A new era for the sport dawns in 2022, in fact, with new technical and aerodynamic regulations set to sweep in and potentially shake up the pecking order considerably.
One thing that will not be changing until the start of the 2025 season, though, is the power unit the cars use with plans still being drawn up as to what engine makers will be asked to produce from then onwards.
Toto Wolff, though, has revealed that the electrical influence that has already worked its way into the current power unit era will only increase, as the world's fastest motorsport aims to become increasingly sustainable:
“The discussion was ‘what are we doing in the future in terms of engine’, because we want to save costs, so we don’t want to reinvent the wheel.
“But we also want to have an engine that is relevant from 2025 to 2030, and we can’t be old petrol heads with screaming engines when everybody expects us to be going electric.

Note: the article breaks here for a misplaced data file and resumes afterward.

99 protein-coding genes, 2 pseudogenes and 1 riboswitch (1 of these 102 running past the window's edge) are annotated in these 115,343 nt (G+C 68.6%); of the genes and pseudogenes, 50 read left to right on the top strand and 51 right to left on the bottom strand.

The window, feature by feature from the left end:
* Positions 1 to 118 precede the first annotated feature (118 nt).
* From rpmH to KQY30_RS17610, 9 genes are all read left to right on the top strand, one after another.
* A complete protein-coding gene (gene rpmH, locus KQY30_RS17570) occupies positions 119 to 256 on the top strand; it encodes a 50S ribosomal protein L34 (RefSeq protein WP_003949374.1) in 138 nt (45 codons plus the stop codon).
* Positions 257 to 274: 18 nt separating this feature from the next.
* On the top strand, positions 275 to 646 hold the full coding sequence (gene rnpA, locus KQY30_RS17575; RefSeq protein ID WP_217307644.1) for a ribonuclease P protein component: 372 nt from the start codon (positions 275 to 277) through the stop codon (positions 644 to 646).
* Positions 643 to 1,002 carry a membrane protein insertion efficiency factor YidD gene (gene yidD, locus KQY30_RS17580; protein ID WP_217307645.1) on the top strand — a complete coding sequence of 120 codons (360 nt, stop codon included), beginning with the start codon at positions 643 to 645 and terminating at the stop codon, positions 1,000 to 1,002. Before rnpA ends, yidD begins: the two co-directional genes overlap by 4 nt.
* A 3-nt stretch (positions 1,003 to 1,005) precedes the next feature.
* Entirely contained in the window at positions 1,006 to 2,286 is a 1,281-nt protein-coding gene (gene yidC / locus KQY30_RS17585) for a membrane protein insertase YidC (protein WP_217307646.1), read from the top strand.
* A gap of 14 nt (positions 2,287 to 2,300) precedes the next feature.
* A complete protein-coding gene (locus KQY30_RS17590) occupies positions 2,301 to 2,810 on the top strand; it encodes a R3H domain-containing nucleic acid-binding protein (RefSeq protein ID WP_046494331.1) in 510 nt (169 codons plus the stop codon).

“So these engines are still going to be fuelled. We are staying with the current V6 format, but the electric component is going to massively increase.”
F1 currently uses a 1.6-litre hybrid V6 power unit but these will be removed at the end of the 2024 season.
Many have complained about their sound compared to the engines we used to have and hopefully something can be done to increase the noise once more, though it's clear - and rightly so - that F1 will be at the forefront of bringing in and developing the technology that will hopefully lead us to a greener planet.News Now - Sport News